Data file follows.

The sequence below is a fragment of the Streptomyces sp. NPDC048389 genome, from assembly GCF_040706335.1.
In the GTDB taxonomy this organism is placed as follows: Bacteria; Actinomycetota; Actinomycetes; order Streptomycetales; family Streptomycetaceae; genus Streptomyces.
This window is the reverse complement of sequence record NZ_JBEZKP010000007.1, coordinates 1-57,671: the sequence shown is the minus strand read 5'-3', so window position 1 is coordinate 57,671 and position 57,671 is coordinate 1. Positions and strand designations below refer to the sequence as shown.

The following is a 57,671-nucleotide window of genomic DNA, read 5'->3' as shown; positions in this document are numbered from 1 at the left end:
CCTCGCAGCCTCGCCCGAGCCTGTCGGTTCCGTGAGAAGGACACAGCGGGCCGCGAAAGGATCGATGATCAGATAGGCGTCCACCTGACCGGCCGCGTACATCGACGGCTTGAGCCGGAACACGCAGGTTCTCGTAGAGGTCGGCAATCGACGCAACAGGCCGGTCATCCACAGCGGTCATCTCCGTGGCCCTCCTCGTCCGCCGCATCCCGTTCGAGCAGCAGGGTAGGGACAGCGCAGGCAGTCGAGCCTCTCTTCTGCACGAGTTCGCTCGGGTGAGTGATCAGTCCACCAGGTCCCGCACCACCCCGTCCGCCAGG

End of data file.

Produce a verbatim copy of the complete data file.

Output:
The sequence below is a fragment of the Streptomyces sp. NPDC048389 genome, from assembly GCF_040706335.1.
In the GTDB taxonomy this organism is placed as follows: Bacteria; Actinomycetota; Actinomycetes; order Streptomycetales; family Streptomycetaceae; genus Streptomyces.
This window is the reverse complement of sequence record NZ_JBEZKP010000007.1, coordinates 1-57,671: the sequence shown is the minus strand read 5'-3', so window position 1 is coordinate 57,671 and position 57,671 is coordinate 1. Positions and strand designations below refer to the sequence as shown.

The following is a 57,671-nucleotide window of genomic DNA, read 5'->3' as shown; positions in this document are numbered from 1 at the left end:
CCTCGCAGCCTCGCCCGAGCCTGTCGGTTCCGTGAGAAGGACACAGCGGGCCGCGAAAGGATCGATGATCAGATAGGCGTCCACCTGACCGGCCGCGTACATCGACGGCTTGAGCCGGAACACGCAGGTTCTCGTAGAGGTCGGCAATCGACGCAACAGGCCGGTCATCCACAGCGGTCATCTCCGTGGCCCTCCTCGTCCGCCGCATCCCGTTCGAGCAGCAGGGTAGGGACAGCGCAGGCAGTCGAGCCTCTCTTCTGCACGAGTTCGCTCGGGTGAGTGATCAGTCCACCAGGTCCCGCACCACCCCGTCCGCCAGG